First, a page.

Peruvian Black Spider Monkey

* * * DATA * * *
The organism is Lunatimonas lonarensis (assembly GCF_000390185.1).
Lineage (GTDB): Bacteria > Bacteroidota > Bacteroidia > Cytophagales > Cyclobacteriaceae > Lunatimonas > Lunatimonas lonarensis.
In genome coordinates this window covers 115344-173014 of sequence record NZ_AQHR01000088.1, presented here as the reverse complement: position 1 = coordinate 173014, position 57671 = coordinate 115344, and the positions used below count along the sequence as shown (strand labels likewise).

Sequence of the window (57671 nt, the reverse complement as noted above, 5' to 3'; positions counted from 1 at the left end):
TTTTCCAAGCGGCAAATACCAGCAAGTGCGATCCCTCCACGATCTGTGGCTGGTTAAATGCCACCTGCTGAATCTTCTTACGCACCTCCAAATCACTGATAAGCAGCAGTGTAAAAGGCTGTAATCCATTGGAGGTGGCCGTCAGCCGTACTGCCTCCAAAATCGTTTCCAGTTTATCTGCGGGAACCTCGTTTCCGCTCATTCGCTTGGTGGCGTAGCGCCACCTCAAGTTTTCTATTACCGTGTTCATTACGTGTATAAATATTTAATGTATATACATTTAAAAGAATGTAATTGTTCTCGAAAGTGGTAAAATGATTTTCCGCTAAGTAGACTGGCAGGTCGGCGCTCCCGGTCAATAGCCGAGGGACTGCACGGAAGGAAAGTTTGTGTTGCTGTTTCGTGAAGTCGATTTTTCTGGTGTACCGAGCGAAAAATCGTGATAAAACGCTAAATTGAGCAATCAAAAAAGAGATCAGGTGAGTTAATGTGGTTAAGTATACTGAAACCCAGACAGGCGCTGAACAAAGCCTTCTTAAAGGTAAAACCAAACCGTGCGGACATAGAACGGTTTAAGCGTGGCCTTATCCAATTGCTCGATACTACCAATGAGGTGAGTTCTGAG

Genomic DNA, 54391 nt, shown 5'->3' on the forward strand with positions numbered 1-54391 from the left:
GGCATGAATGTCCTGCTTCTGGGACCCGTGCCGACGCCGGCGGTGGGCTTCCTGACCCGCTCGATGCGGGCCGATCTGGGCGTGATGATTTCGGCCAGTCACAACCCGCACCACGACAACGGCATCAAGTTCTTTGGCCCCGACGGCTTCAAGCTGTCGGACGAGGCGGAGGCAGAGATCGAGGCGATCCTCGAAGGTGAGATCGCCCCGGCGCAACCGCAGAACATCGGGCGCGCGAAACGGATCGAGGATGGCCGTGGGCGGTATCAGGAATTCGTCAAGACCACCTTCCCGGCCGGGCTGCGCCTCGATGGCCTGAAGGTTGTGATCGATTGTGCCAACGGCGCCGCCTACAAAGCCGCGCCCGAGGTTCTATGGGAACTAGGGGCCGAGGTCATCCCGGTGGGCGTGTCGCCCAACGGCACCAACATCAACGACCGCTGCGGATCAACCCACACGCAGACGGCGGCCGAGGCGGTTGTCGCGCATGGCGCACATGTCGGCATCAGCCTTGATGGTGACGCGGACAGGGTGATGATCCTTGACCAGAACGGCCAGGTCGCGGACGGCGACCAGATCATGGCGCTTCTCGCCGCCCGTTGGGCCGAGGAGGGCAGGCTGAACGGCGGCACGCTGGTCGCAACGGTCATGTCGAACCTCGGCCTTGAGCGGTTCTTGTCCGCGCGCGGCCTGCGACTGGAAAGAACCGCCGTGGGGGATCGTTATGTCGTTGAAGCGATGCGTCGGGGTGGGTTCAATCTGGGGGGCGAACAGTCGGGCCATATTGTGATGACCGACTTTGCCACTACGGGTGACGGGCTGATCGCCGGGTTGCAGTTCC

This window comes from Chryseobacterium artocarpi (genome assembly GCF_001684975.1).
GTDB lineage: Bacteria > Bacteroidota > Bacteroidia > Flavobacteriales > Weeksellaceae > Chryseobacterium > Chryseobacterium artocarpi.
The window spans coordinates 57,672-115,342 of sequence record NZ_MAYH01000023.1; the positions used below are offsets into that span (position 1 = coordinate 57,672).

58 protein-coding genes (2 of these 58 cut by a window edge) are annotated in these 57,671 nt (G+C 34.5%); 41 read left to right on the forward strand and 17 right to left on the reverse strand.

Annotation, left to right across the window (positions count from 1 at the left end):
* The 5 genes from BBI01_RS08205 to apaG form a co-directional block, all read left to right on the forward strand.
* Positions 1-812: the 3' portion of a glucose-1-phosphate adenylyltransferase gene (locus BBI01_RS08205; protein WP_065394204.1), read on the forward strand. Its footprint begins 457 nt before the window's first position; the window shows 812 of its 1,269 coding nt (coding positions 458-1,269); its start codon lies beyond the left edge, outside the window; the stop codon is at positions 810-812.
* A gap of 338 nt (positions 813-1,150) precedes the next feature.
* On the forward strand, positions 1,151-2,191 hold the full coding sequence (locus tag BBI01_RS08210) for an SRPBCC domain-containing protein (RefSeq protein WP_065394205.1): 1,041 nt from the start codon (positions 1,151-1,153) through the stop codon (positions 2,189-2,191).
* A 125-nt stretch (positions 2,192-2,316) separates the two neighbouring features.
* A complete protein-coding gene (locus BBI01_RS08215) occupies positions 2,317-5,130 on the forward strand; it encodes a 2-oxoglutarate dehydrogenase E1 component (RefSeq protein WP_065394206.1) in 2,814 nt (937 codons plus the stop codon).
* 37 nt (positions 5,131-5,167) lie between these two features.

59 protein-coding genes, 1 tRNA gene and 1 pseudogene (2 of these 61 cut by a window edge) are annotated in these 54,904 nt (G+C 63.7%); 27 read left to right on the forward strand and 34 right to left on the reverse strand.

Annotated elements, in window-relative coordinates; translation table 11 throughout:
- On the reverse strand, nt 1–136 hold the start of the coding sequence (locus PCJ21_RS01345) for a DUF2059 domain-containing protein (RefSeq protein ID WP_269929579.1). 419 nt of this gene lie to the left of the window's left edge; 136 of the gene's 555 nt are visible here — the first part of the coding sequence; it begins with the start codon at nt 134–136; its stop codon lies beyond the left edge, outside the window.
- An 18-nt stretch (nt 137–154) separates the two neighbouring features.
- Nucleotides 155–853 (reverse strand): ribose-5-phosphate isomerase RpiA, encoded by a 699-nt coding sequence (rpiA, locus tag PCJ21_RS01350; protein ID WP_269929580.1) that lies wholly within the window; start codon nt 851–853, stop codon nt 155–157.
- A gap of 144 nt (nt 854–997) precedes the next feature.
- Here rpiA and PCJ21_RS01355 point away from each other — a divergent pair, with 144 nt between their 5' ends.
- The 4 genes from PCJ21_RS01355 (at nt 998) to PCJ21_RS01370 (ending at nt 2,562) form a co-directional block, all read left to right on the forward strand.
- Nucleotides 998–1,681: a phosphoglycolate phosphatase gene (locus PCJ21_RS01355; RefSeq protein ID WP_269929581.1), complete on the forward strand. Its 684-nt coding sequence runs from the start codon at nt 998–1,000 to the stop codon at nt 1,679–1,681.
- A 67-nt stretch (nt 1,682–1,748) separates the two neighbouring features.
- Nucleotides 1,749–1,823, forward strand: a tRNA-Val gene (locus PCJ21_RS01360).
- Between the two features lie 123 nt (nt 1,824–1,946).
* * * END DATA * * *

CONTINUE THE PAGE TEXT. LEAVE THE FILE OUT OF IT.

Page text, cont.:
The Peruvian spider monkey (Ateles chamek) also known as the black-faced black spider monkey, is a species of a spider monkey that lives not only in Peru but also in Brazil and Bolivia. At two feet (0.6 m) long, they are relatively large among species of monkey, and their strong, prehensile tails can be up to three feet (1 m) long. Unlike many species of monkey, they have only a vestigial thumb, an adaptation which enables them to travel using brachiation. Peruvian spider monkeys live in groups of 20-30 individuals, but these groups are rarely all together simultaneously. The size and dynamics of the resulting subgroups vary with food availability and socio-behavioural activity. They prefer to eat fleshy fruit but will change their diet in response to the scarcity of ripe fruit. Individuals of this species also eat small animals, insects and leaves based on availability. Females separate from the band to give birth, typically in the fall. These females inhabit a group of core areas where resources are abundant in certain seasons. Typically, males exhibit ranging over longer distances than females, with the movement of individuals enhancing the fluidity of subgroup size. The Peruvian spider monkey is independent at about 10 months, with a lifespan of about 20 years. Credit: Wikipedia.